One of the first things I learnt in Communication theory was that the channel is the message. How you react to a message, to an appreciable extent, depends on who is delivering the message.
A hated source will deliver a warped message, no matter the logic and persuasion of the message. Human be-ings usually find it difficult to differenti-ate between a message and the source of the message.
Very few public officers have managed to draw public antagonism to themselves in excess of what Lamido Sanusi, the Gov-ernor of the Central Bank of Nigeria, has done. The arrogance of his public speaking has pitched many people against him, in-cluding influential Nigerians in the public space. Go to the National Assembly and find out how popular Sanusi is among the lawmakers.
Even when the man is making sense, the arrogance of his delivery kills the sense in his presentation. And that arro-gance is not only in the words he chooses to use, but even his demeanour speaks ar-rogance. Some people will tell you that be-cause he comes from some royal family in Kano, his carriage has a monarchical touch to it than can easily be misinterpreted as ar-rogance.
I have no problem with his royal blood, but the man should realise that the ‘ranka dede’ that is the assumed due of roy-alty in the north is not native to other parts of Nigeria. If he cannot purge himself of the toga of royal arrogance, he should go seek a job as the Governor of the Central Bank of Arewa and leave us alone in our puritanical adherence to humility as a qual-ity of service. Kano is not all of Nigeria and if he truly seeks to serve Nigeria, he must learn a moderation of cultural attributes.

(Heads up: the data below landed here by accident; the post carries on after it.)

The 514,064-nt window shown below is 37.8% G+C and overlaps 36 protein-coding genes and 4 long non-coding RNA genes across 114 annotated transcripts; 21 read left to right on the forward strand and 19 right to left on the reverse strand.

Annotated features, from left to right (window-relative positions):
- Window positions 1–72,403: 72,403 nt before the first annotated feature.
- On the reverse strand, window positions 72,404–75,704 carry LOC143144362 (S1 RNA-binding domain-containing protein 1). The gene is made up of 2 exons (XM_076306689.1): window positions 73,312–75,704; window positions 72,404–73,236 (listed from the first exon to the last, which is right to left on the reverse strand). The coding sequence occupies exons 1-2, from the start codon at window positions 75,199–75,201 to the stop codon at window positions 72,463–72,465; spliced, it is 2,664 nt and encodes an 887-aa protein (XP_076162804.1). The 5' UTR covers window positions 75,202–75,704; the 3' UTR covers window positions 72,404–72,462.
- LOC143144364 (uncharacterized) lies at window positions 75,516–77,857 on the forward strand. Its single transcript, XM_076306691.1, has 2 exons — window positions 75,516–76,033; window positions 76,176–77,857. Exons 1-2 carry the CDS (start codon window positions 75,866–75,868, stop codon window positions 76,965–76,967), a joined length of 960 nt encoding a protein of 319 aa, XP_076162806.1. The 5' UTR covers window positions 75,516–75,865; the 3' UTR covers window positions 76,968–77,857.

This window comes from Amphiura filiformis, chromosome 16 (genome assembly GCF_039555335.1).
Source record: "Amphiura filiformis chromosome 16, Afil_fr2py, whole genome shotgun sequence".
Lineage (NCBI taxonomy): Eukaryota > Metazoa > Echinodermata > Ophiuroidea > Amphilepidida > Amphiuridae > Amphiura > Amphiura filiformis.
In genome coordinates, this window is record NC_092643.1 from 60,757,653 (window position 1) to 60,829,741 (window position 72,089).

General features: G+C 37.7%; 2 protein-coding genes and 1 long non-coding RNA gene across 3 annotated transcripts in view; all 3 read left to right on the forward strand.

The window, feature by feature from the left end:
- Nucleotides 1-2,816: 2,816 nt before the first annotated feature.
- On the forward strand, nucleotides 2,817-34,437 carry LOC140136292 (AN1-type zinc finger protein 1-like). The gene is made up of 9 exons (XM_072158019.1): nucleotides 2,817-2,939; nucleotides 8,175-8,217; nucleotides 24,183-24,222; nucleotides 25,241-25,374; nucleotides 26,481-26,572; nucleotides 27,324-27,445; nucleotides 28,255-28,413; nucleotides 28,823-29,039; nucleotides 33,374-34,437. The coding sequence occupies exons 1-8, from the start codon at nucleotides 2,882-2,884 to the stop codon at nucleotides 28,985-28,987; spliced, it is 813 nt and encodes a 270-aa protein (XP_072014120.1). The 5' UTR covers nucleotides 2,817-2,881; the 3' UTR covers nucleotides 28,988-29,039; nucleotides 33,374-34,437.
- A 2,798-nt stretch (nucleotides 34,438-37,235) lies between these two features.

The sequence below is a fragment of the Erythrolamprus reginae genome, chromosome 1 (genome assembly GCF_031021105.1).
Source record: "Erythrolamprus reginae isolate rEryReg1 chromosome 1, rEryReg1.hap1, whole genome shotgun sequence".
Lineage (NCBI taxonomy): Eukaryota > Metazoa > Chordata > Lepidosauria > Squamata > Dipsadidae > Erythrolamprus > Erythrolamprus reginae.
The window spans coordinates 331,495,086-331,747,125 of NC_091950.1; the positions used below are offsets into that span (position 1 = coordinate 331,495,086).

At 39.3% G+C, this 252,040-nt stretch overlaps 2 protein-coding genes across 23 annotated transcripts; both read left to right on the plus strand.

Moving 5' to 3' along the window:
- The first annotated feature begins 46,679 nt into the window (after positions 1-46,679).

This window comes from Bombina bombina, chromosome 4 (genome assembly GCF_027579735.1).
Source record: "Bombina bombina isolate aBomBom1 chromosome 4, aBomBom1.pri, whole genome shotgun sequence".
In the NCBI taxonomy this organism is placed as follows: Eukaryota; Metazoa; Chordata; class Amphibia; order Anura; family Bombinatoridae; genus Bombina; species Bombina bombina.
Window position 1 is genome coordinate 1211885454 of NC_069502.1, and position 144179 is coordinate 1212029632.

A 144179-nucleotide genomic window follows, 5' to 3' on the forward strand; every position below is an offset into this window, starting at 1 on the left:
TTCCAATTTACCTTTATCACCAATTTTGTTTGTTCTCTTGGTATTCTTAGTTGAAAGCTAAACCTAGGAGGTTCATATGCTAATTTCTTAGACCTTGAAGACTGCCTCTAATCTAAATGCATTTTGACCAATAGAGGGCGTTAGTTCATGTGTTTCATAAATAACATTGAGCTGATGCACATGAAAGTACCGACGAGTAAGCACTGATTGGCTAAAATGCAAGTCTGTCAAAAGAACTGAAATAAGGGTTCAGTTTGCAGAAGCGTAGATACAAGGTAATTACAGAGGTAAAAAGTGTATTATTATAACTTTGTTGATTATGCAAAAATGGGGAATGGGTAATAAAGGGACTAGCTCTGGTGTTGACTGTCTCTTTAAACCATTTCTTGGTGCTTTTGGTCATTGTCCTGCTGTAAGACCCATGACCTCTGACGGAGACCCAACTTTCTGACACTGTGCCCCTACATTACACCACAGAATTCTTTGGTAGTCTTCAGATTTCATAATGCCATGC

So Sanusi is brash, rash and abrasive. In that abrasive manner he drew the ire of the labour unions and many Nigerians when he suggested that some fundamental rethink-ing should take place in the country. Of all the things he said, the most controversial has been the recommended reduction of the federal workforce by half. It is this sack of civil servants that has dominated public discussions.
Ngozi Okonjo-Iweala, the Fi-nance Minister, tried to lend support to Sanusi in his call for trimming the public service, but she beat a hasty retreat through her media aides who tried to explain that she was not calling for a sack of workers but explaining that those who were asking for a cut back in recurrent expenditure were invariably asking for a sack of workers. But for Lamido, no retreat no surrender; he stuck to his guns and has continued his campaign for drastic reforms to the Niger-ian arrangement, at home and abroad.